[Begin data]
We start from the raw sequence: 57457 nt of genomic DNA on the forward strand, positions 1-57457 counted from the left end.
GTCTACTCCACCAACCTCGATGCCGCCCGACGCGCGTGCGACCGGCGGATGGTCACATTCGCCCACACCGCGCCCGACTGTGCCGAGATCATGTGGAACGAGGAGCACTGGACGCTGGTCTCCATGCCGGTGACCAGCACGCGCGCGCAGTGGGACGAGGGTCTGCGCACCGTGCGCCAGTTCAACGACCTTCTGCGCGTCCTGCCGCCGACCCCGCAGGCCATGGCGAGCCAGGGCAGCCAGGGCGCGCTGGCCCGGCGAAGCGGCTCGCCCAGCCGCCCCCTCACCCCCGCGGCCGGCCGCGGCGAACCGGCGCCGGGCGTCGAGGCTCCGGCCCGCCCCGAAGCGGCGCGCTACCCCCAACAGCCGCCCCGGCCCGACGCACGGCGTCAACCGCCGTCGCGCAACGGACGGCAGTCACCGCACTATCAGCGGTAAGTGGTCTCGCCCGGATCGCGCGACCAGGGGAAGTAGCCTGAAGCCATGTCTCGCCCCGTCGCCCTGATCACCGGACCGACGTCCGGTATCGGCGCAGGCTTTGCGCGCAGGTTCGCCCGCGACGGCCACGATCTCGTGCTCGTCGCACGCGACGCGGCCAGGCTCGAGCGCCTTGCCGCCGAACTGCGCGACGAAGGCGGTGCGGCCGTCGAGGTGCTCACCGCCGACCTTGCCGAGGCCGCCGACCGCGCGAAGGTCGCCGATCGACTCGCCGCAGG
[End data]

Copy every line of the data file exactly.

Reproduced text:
We start from the raw sequence: 57457 nt of genomic DNA on the forward strand, positions 1-57457 counted from the left end.
GTCTACTCCACCAACCTCGATGCCGCCCGACGCGCGTGCGACCGGCGGATGGTCACATTCGCCCACACCGCGCCCGACTGTGCCGAGATCATGTGGAACGAGGAGCACTGGACGCTGGTCTCCATGCCGGTGACCAGCACGCGCGCGCAGTGGGACGAGGGTCTGCGCACCGTGCGCCAGTTCAACGACCTTCTGCGCGTCCTGCCGCCGACCCCGCAGGCCATGGCGAGCCAGGGCAGCCAGGGCGCGCTGGCCCGGCGAAGCGGCTCGCCCAGCCGCCCCCTCACCCCCGCGGCCGGCCGCGGCGAACCGGCGCCGGGCGTCGAGGCTCCGGCCCGCCCCGAAGCGGCGCGCTACCCCCAACAGCCGCCCCGGCCCGACGCACGGCGTCAACCGCCGTCGCGCAACGGACGGCAGTCACCGCACTATCAGCGGTAAGTGGTCTCGCCCGGATCGCGCGACCAGGGGAAGTAGCCTGAAGCCATGTCTCGCCCCGTCGCCCTGATCACCGGACCGACGTCCGGTATCGGCGCAGGCTTTGCGCGCAGGTTCGCCCGCGACGGCCACGATCTCGTGCTCGTCGCACGCGACGCGGCCAGGCTCGAGCGCCTTGCCGCCGAACTGCGCGACGAAGGCGGTGCGGCCGTCGAGGTGCTCACCGCCGACCTTGCCGAGGCCGCCGACCGCGCGAAGGTCGCCGATCGACTCGCCGCAGG